MG Radhakrishnan, a veteran journalist from the capital of Kerala, told the news outlet that Chandrasekhar could pose an even stronger challenger to Tharoor.

“Tharoor’s biggest challenge is the present BJP candidate and the voter fatigue. He hasn’t delivered much as an MP in 15 years,” he was quoted as saying by IndiaToday.In.

Tharoor, one of the veterans of the Congress party and a member of the Group of 23 or G23 leaders who sought a stronger leadership in the party, was the candidate in the Grand Old Party’s presidential election in 2022 but lost to Mallikarjun Kharge, the current chief.

It was even reported that his colleagues in G23 had not stood by him in the internal election and Tharoor had also raised a question about it.

Radhakrishnan feels Chandrasekhar might prove to be a strong opponent for Tharoor by poaching some key voters from the latter, including the apolitical middle class, the IT crowd and upper-caste Hindus, India Today reported. Chandrasekhar is widely visible in the media as a key member of Modi’s team that is working for the country’s development in various sectors, including IT.

“Chandrasekhar is harping on Trivandrum lagging in development in the past 15 years when Tharoor was the MP. Chandrasekhar’s techno-entrepreneur image and the likelihood of him becoming a minister again may help him,” the veteran journalist was quoted as saying by IndiaToday.In.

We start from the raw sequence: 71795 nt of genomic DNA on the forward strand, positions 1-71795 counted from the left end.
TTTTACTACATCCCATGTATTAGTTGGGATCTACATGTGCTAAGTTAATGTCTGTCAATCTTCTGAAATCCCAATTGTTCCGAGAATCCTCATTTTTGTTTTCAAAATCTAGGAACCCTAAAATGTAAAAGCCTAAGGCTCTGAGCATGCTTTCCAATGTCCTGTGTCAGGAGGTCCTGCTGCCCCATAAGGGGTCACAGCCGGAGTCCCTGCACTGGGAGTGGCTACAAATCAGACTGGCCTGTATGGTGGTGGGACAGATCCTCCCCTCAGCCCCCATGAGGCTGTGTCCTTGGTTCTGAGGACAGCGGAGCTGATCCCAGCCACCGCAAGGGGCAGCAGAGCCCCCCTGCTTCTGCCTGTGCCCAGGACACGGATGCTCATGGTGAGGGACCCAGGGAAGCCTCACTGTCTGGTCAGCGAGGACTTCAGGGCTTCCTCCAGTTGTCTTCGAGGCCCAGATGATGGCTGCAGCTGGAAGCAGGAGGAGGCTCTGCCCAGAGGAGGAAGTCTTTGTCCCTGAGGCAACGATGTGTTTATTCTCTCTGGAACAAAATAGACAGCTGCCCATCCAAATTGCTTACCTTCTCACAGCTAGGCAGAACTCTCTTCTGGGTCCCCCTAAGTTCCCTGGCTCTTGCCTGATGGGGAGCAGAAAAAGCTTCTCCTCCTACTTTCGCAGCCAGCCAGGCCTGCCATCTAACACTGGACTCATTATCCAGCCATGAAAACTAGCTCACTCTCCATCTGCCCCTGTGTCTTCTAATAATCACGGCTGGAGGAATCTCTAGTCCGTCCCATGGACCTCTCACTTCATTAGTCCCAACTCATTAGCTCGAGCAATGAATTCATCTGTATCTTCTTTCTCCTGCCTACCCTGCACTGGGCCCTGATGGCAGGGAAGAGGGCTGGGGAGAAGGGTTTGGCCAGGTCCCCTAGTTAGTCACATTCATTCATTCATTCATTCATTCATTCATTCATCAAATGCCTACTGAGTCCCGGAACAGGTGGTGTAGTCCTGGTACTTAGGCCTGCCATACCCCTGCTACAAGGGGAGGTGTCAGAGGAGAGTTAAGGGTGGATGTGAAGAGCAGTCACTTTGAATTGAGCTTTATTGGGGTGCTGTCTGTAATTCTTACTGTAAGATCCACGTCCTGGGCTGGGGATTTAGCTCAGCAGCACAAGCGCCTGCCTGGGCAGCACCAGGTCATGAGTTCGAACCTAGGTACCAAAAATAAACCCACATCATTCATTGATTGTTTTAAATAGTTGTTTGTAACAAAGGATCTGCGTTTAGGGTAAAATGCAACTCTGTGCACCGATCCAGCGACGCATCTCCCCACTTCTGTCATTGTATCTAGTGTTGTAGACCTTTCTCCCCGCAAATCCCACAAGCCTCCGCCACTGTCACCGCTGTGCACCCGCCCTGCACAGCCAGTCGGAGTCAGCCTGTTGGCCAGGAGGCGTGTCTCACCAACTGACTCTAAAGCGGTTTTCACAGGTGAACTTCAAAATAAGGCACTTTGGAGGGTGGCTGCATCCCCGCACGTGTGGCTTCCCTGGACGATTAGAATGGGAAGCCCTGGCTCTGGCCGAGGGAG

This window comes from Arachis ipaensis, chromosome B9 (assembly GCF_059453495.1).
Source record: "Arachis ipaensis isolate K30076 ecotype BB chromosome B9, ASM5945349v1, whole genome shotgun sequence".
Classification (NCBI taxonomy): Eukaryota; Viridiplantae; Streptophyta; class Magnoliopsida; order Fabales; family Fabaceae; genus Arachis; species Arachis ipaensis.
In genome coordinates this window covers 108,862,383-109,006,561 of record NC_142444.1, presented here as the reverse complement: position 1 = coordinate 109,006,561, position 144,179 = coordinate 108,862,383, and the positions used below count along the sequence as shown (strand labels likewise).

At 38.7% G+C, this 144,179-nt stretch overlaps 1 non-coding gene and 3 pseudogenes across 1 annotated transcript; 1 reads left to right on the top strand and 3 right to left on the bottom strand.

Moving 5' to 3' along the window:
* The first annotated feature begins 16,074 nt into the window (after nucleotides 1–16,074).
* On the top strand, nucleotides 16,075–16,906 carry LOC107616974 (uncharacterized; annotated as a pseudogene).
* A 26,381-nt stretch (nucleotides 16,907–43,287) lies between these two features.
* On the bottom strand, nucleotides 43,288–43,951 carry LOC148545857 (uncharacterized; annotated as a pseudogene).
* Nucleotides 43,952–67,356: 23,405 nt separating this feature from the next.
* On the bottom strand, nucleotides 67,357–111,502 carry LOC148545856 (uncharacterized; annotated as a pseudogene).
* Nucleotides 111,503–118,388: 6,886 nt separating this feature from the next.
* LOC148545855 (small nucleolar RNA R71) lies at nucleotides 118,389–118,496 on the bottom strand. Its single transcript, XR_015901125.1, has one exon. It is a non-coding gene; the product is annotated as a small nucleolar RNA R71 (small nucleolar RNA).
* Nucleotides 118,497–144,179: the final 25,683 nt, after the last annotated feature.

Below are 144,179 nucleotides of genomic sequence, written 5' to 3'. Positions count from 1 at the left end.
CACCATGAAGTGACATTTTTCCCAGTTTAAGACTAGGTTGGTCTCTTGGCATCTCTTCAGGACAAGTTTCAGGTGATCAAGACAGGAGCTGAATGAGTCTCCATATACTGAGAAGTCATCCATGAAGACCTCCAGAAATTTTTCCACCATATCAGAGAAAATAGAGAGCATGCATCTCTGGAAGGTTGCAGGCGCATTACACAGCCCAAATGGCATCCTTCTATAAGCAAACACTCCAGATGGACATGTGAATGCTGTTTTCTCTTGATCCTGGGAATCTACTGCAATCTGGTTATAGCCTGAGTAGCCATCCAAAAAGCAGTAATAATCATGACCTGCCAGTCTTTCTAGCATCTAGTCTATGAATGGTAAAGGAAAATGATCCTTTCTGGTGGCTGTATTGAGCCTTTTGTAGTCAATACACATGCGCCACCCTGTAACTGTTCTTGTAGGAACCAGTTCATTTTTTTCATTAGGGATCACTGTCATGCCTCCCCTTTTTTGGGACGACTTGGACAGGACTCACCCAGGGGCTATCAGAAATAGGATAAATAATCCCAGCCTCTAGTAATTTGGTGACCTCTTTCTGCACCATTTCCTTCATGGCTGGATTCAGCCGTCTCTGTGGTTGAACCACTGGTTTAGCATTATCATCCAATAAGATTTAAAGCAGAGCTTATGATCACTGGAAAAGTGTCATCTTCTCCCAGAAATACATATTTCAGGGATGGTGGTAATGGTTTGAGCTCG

Chandrasekhar has been campaigning aggressively against the Congress MP. He said earlier this month that both Kerala and Thiruvananthapuram are being pushed backwards and blamed the state’s Left government accusing it of financial mismanagement.

He has also sued Tharoor alleging the latter disseminated “patently false information” about bribing of key voters and influential figures such as parish priests, among others, by the former. A legal notice was sent that also accused Tharoor of violating the model code of conduct.

But there are also people who feel Chandrasekhar was fielded in Thiruvananthapuram far too late and he did not have enough time at his disposal to know the local people and their pulses. Since Kerala is ruled by the Left and has a sizable population of Muslims and Christians, it could make Chandrasekhar’s test more difficult.

However, Hindus are in majority in Thiruvananthapuram, constituting nearly 65 per cent of the population (it is just above 55 per cent in all of Kerala), and that could go in favour of the BJP candidate on April 26.

In the 2016 state election in Kerala, the BJP had won the constituency of Nemom in Thiruvananthapuram — the only seat that got — and the Hindu nationalist party would be hopeful to make serious inroads into the state this time.

Thiruvananthapuram parliamentary election results:

2019: Shashi Tharoor beat Kummanam Rajasekharan of the BJP by nearly 100,000 votes

2014: Tharoor beat O Rajagopal of the BJP by 15,470 votes

2009: Tharoor beat P Ramachandran Nair of the Communist Party of India by nearly 100,000 votes

Related Stories